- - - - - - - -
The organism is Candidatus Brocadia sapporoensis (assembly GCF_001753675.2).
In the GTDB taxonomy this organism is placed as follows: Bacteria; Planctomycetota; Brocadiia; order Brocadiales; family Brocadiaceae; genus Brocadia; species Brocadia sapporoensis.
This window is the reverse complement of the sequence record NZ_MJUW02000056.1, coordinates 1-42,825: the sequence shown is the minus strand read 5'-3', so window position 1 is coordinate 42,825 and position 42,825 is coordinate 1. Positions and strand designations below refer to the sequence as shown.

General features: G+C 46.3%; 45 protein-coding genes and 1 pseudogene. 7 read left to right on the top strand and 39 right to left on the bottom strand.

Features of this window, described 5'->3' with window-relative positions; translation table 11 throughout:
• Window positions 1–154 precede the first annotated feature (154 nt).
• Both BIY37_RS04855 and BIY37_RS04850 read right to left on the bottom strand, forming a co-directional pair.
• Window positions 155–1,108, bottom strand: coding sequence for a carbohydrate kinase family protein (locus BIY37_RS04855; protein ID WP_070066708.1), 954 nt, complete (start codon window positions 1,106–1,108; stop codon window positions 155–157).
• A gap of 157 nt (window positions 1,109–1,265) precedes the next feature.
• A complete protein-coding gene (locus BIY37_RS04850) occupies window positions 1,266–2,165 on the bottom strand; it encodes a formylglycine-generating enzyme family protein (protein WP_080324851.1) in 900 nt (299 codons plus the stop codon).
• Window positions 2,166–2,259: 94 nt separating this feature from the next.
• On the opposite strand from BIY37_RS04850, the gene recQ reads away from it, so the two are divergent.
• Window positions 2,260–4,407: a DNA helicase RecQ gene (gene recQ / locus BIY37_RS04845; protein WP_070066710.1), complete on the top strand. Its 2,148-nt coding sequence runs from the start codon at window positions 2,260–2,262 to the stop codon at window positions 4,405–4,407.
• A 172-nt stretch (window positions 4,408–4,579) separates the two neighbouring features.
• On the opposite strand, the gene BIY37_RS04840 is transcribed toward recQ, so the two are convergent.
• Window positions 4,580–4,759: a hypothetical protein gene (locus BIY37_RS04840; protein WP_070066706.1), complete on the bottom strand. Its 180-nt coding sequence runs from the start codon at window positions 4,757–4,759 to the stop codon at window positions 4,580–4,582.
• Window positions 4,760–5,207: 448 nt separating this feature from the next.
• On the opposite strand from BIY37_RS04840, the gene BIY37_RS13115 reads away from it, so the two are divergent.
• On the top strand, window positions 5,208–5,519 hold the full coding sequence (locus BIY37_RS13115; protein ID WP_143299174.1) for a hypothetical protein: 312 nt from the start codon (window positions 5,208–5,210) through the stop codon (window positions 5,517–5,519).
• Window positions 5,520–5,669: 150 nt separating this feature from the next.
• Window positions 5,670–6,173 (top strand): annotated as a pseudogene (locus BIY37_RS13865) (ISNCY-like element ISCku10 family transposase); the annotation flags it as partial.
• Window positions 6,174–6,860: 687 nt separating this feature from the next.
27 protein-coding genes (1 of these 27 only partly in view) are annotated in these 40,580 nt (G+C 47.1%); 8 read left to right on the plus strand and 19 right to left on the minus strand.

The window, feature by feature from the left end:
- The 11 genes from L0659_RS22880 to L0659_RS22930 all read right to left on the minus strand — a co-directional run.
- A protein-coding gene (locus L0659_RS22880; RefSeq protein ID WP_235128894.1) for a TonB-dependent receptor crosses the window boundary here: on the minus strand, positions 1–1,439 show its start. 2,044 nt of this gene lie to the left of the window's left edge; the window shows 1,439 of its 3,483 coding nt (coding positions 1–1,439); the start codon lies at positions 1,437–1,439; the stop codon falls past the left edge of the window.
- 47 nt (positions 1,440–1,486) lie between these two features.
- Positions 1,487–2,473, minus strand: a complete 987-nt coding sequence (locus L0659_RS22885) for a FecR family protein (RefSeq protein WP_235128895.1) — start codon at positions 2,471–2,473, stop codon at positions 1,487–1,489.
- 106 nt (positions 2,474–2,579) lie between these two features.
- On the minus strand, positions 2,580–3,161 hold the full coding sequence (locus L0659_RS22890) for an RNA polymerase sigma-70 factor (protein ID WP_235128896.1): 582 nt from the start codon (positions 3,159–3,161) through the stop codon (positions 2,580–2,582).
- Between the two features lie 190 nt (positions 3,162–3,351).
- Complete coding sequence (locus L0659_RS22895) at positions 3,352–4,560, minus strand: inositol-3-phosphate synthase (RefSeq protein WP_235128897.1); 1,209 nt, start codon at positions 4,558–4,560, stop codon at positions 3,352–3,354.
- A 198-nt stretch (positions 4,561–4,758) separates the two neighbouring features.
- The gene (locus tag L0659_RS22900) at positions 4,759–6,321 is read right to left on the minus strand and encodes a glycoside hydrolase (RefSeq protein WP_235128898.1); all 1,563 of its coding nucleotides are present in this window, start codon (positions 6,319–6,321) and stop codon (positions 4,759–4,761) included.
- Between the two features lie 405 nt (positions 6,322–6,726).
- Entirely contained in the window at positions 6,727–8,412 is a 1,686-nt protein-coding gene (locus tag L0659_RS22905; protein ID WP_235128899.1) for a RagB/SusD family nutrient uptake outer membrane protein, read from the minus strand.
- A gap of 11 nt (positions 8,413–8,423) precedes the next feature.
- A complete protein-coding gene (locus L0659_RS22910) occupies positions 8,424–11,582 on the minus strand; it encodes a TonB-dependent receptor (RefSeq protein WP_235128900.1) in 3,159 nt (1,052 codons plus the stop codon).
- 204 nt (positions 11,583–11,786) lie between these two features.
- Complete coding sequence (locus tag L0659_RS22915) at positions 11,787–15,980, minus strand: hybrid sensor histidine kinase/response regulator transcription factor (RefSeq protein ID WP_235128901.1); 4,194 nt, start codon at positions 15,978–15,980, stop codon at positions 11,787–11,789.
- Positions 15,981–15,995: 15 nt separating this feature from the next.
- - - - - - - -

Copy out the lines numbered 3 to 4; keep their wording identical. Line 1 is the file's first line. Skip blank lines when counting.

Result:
This window is the reverse complement of the sequence record NZ_MJUW02000056.1, coordinates 1-42,825: the sequence shown is the minus strand read 5'-3', so window position 1 is coordinate 42,825 and position 42,825 is coordinate 1. Positions and strand designations below refer to the sequence as shown.

General features: G+C 46.3%; 45 protein-coding genes and 1 pseudogene. 7 read left to right on the top strand and 39 right to left on the bottom strand.